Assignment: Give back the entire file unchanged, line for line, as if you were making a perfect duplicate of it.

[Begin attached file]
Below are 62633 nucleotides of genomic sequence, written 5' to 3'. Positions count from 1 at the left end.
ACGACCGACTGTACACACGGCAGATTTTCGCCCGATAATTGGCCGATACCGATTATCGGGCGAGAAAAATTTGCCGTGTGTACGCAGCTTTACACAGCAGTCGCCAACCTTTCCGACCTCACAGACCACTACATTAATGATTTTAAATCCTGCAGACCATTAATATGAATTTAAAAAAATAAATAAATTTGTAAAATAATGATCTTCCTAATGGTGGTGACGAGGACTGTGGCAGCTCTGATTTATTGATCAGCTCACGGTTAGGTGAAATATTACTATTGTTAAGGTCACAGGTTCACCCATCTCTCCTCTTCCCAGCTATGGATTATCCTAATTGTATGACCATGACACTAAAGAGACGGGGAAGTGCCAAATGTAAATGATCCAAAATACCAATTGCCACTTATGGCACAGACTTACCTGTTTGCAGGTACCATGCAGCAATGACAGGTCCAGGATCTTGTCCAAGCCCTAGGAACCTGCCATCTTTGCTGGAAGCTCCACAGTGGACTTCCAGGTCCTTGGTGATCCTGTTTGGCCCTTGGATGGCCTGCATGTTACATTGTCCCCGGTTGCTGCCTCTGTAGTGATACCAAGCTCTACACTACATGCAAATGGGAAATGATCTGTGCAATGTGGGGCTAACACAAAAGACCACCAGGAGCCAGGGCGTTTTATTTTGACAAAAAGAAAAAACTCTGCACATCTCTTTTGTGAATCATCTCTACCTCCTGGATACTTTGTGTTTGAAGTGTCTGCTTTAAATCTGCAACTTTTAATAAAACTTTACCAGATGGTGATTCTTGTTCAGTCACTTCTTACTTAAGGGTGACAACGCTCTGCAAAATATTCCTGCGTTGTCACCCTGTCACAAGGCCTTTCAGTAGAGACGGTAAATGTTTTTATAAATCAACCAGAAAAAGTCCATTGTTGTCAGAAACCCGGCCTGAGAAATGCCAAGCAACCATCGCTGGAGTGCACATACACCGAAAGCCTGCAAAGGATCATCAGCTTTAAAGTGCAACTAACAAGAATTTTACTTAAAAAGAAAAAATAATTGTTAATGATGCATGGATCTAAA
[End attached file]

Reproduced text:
Below are 62633 nucleotides of genomic sequence, written 5' to 3'. Positions count from 1 at the left end.
ACGACCGACTGTACACACGGCAGATTTTCGCCCGATAATTGGCCGATACCGATTATCGGGCGAGAAAAATTTGCCGTGTGTACGCAGCTTTACACAGCAGTCGCCAACCTTTCCGACCTCACAGACCACTACATTAATGATTTTAAATCCTGCAGACCATTAATATGAATTTAAAAAAATAAATAAATTTGTAAAATAATGATCTTCCTAATGGTGGTGACGAGGACTGTGGCAGCTCTGATTTATTGATCAGCTCACGGTTAGGTGAAATATTACTATTGTTAAGGTCACAGGTTCACCCATCTCTCCTCTTCCCAGCTATGGATTATCCTAATTGTATGACCATGACACTAAAGAGACGGGGAAGTGCCAAATGTAAATGATCCAAAATACCAATTGCCACTTATGGCACAGACTTACCTGTTTGCAGGTACCATGCAGCAATGACAGGTCCAGGATCTTGTCCAAGCCCTAGGAACCTGCCATCTTTGCTGGAAGCTCCACAGTGGACTTCCAGGTCCTTGGTGATCCTGTTTGGCCCTTGGATGGCCTGCATGTTACATTGTCCCCGGTTGCTGCCTCTGTAGTGATACCAAGCTCTACACTACATGCAAATGGGAAATGATCTGTGCAATGTGGGGCTAACACAAAAGACCACCAGGAGCCAGGGCGTTTTATTTTGACAAAAAGAAAAAACTCTGCACATCTCTTTTGTGAATCATCTCTACCTCCTGGATACTTTGTGTTTGAAGTGTCTGCTTTAAATCTGCAACTTTTAATAAAACTTTACCAGATGGTGATTCTTGTTCAGTCACTTCTTACTTAAGGGTGACAACGCTCTGCAAAATATTCCTGCGTTGTCACCCTGTCACAAGGCCTTTCAGTAGAGACGGTAAATGTTTTTATAAATCAACCAGAAAAAGTCCATTGTTGTCAGAAACCCGGCCTGAGAAATGCCAAGCAACCATCGCTGGAGTGCACATACACCGAAAGCCTGCAAAGGATCATCAGCTTTAAAGTGCAACTAACAAGAATTTTACTTAAAAAGAAAAAATAATTGTTAATGATGCATGGATCTAAA